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  1. Free, publicly-accessible full text available September 1, 2023
  2. Abstract Friction surfacing is a new variation of friction stir processing for surface property modification of metallic substrates. There is an increasing body of literature about friction surfacing by deposition of metal from a consumable tool to a solid substrate. Friction surfacing has many potential applications in joining, coating for corrosion resistance, and repair of degraded components. This article presents a review of the basic principles and latest research organized by processing techniques and variations, thermomechanical transfer and deposition of material, and finally metallurgical, mechanical, and chemical properties of the resulting deposition. Different friction surfacing processes are reviewed of novel tool–substrate configurations for material deposition for noncoating purposes like keyhole filling and joining dissimilar materials. Possible future topics of study for this area are discussed, which include deeper understanding of material transfer through metallurgy, FEM, and scale up of the technique for practical application.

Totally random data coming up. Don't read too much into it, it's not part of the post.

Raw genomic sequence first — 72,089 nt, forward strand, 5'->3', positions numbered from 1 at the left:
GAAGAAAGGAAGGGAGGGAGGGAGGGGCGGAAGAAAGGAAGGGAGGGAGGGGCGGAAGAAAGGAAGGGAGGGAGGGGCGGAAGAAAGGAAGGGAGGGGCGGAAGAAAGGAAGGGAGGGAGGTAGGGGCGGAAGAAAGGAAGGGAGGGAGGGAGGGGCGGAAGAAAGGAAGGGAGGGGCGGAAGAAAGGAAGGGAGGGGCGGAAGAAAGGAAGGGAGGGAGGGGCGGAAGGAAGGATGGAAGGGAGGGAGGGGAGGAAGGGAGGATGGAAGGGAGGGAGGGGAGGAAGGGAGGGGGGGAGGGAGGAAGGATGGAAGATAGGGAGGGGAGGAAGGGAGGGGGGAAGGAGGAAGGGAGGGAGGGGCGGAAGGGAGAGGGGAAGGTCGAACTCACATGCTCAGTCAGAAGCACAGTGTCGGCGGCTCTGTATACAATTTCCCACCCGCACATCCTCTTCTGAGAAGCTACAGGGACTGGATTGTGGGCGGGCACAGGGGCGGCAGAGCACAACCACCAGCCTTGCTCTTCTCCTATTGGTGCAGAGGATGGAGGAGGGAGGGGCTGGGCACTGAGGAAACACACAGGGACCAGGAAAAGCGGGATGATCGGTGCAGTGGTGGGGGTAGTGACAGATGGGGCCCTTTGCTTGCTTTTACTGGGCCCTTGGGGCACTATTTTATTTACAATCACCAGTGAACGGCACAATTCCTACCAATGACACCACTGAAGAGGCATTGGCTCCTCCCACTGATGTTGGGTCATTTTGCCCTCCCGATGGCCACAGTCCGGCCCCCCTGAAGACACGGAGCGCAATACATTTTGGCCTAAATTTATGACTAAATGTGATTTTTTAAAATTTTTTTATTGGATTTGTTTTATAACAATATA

3. The friction surfacing technique is an advanced method for creating coatings of various materials onto the surface of a similar or dissimilar material substrate. In this method, there is no external source of heat energy, and all the heat energy required in this method is generated by friction. In this paper, a novel method of friction surfacing from the side of the consumable tool is introduced. The most significant difference in this technique is that material transfer will occur from the radial surface of the consumable tool as opposed to the end of the tool as in conventional friction surfacing. In lateral friction surfacing, the side of the rotating consumable tool is pressed against the substrate surface, which generates frictional heating and shear forces at the interface between tool and substrate. A layer of tool material is transferred from the consumable rod to the substrate surface as the tool moves across. In this study, 6063 aluminum alloy and AISI 1018 carbon steel are used as the materials of consumable tool and substrate, respectively. The impact of process factors, surface roughness values, tool mass loss, and deposition thickness are discussed in detail. The experimental results of this study reveal that lateralmore »friction surfacing produces a very smooth ultra-thin deposition with full coverage, with coating layers with roughness values in the order of 1 µm. Additionally, there is no flash formed in this technique which reduces material consumption. Moreover, temperatures at the interface between the consumable tool and workpiece were measured to be lower than for that in friction surfacing from the end of the tool, which is beneficial for the metallurgical characteristics of the deposited material.« less